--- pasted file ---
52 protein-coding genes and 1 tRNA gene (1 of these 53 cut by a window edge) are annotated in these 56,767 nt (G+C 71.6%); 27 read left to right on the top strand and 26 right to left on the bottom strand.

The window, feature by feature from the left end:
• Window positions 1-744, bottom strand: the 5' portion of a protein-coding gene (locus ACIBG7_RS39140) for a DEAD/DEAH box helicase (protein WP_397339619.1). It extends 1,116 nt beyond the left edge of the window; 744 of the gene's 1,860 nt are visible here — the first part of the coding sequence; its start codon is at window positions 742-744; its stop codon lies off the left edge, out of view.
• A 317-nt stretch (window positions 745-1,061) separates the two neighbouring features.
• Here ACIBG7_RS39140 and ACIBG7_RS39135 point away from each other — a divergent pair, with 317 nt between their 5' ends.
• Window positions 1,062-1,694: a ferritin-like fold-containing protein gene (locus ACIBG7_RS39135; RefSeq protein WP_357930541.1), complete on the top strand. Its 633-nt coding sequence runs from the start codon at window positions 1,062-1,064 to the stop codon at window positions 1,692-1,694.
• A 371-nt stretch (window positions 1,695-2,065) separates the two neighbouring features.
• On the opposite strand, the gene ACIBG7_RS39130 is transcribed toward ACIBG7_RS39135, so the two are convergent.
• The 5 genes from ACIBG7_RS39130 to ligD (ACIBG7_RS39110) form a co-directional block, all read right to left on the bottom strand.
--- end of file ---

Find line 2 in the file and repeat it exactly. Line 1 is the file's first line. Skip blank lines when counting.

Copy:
The window, feature by feature from the left end: